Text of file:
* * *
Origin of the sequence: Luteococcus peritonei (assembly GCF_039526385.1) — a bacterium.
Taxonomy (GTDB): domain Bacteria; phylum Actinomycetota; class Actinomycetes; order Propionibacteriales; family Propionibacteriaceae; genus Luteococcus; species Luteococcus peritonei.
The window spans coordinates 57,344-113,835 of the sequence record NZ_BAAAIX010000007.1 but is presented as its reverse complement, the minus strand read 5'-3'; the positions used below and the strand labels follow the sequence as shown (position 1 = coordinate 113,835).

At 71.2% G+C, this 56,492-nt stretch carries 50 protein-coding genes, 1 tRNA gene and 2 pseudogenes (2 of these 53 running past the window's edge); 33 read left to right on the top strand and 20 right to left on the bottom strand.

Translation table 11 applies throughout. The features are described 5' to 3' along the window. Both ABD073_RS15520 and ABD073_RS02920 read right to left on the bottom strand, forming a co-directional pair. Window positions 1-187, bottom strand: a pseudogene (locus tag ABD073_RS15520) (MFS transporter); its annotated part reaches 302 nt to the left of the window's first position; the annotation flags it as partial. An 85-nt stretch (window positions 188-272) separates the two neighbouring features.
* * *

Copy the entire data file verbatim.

Origin of the sequence: Luteococcus peritonei (assembly GCF_039526385.1) — a bacterium.
Taxonomy (GTDB): domain Bacteria; phylum Actinomycetota; class Actinomycetes; order Propionibacteriales; family Propionibacteriaceae; genus Luteococcus; species Luteococcus peritonei.
The window spans coordinates 57,344-113,835 of the sequence record NZ_BAAAIX010000007.1 but is presented as its reverse complement, the minus strand read 5'-3'; the positions used below and the strand labels follow the sequence as shown (position 1 = coordinate 113,835).

At 71.2% G+C, this 56,492-nt stretch carries 50 protein-coding genes, 1 tRNA gene and 2 pseudogenes (2 of these 53 running past the window's edge); 33 read left to right on the top strand and 20 right to left on the bottom strand.

Translation table 11 applies throughout. The features are described 5' to 3' along the window. Both ABD073_RS15520 and ABD073_RS02920 read right to left on the bottom strand, forming a co-directional pair. Window positions 1-187, bottom strand: a pseudogene (locus tag ABD073_RS15520) (MFS transporter); its annotated part reaches 302 nt to the left of the window's first position; the annotation flags it as partial. An 85-nt stretch (window positions 188-272) separates the two neighbouring features.